Her Schubert group was a mixture of delightful spontaneity and further hints of over-sophistication. “An die untergehende Sonne” belonged in the first category, the deep affection for the setting sun conveyed at each repetition, fading in the final lines to an ethereal lightness. The intervening verses were incisively characterised, the second bringing a brightening of tone to convey sensuous enjoyment. The changing moods of “Iphigenia” were projected without suggesting that this is one of Schubert’s finest songs but there was a nagging suspicion that the singer felt that vocal excellence needed to be supported by interpretative pointing. Apparently believing that “Heidenröslein” cannot be sung as a simple folksong and must be enhanced, she added some noticeable detail that seemed merely artful. The flattened sixth in the first and last paragraphs of “Erlafsee” was too obviously emphasised, though the shaping of the central core of the song was managed without the art becoming conspicuous. The jovial mood was well captured, the tone brightened and the transition back to the emotional ambience of the opening achieved with some finesse.
Crowe’s great strength is the purity of her tone when singing softly, exquisitely demonstrated in a performance of “Über allen Gipfeln” in which only a cautious breath before “einen Hauch” cost it the epithet flawless. When pressure was put on the volume a less appealing vibrato entered the sound. Her encore, which she introduced by an affectionate reference to her husband of seven and a half weeks, was “Nacht und Träume”. The breath control was assured, the word “Lust” twice adorned by a messa di voce, while the final phrase “Holde Träume kehret wieder” made its effect through simplicity and evenness. It was a pity that she ‘interpreted’ a number of individual notes earlier in the song.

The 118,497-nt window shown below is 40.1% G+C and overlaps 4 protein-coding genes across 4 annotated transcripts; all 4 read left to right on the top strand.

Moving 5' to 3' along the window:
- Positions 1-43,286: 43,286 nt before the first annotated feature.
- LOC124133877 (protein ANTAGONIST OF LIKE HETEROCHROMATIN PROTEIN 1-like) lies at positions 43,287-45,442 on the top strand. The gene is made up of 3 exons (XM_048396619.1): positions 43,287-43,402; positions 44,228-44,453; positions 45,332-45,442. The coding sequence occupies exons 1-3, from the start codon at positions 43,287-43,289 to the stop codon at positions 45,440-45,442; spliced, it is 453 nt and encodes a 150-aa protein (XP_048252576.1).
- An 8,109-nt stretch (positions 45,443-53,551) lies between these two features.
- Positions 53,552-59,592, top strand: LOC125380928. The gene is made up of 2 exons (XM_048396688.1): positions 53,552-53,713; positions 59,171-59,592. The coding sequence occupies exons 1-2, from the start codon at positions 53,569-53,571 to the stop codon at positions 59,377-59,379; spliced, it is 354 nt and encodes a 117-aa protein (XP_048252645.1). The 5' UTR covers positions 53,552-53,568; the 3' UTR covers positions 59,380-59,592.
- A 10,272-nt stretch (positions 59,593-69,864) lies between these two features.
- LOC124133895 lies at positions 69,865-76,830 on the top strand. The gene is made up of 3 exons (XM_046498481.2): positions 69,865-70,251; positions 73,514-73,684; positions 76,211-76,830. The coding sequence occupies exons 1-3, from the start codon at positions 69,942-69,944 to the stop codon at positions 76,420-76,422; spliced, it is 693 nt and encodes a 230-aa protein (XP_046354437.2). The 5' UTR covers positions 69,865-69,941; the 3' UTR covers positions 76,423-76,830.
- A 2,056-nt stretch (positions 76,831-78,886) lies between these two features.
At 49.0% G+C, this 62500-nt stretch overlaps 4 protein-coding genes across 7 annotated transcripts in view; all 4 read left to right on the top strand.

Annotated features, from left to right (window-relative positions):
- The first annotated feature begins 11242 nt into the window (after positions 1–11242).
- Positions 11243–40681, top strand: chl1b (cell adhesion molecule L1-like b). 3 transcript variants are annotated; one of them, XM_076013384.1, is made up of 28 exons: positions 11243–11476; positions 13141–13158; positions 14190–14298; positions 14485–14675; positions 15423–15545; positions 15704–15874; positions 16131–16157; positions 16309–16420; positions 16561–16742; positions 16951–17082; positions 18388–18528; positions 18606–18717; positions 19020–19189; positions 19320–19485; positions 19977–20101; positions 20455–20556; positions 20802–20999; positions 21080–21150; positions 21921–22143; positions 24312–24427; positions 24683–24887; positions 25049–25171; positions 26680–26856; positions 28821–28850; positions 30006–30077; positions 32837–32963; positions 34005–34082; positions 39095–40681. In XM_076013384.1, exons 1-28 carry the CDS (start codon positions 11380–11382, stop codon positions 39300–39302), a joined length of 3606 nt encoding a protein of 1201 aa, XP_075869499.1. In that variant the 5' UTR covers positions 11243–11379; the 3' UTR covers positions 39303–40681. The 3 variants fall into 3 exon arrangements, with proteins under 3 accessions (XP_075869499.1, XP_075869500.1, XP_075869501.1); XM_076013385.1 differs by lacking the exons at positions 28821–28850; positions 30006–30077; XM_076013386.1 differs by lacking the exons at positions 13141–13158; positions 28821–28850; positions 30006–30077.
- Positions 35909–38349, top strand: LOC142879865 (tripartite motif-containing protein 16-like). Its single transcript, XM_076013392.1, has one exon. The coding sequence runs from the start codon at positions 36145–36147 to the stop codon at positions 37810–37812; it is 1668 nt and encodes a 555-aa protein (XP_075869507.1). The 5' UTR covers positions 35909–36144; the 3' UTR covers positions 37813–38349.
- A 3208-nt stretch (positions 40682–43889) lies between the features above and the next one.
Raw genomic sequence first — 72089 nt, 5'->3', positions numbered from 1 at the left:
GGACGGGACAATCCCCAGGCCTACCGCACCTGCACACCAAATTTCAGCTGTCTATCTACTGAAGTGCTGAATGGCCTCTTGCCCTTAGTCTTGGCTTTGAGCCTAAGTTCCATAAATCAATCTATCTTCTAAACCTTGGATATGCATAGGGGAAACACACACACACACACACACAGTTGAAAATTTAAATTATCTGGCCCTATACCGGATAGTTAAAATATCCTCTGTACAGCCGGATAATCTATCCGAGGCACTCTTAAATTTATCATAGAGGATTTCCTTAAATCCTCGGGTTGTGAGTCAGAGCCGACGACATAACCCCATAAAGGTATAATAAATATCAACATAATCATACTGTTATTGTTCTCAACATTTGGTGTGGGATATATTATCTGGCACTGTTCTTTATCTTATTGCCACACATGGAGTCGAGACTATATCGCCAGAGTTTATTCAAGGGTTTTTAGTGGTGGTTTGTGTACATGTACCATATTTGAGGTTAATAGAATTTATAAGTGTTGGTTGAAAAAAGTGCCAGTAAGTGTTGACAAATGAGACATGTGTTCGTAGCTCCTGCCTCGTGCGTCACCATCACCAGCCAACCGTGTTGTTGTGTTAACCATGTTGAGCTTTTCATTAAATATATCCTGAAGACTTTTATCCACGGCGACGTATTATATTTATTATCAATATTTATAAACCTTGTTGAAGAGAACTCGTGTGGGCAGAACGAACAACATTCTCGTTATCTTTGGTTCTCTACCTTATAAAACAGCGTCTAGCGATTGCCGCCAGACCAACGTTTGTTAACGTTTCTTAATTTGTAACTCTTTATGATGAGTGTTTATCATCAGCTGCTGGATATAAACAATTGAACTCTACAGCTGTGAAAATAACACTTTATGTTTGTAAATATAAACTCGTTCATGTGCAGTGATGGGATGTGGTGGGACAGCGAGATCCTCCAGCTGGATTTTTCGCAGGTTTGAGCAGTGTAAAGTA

Night was also a theme of the Richard Strauss group. The composer suited Crowe well. The confidence with which she tackled the harmonically volatile “Nachtgang” confirmed her musicianship, while to “Die Nacht” she brought an appreciation of the narrative of von Gilm’s poem. It describes a growing fear of the threat posed by night to the poet’s relationship. From a furtive pianissimo and tone drained of vibrancy, Crowe moved into real anxiety and indignation at the possible nocturnal theft of her lover, the last phrase “O die Nacht, mir bangt, sie stehle dich mir auch” had a real chill in the tone, the vocal quality seconded by the singer’s frozen posture. Strauss’s most familiar nocturnal song, “Ständchen”, received a rousing, ecstatic ending, though the staccato treatment of rhyming line-ends (“wecken”/“Hecken”, “hüpfen”/“schlüpfen”) was puzzling. Daylight reigned in the most impressive of the artists’ Strauss offerings, “Ich schwebe”. The lightness of singer and pianist in the opening lines perfectly expressed the feeling of walking without touching the ground in a waltz tune that returned magically at the conclusion.
One hopes to see Crowe build upon her considerable assets and ration the self-conscious interpretative gestures. She can hardly fail to learn from collaborating with Drake. Though the audience on this occasion was quite small, the idea of presenting young artists of undoubted quality is one that deserves success.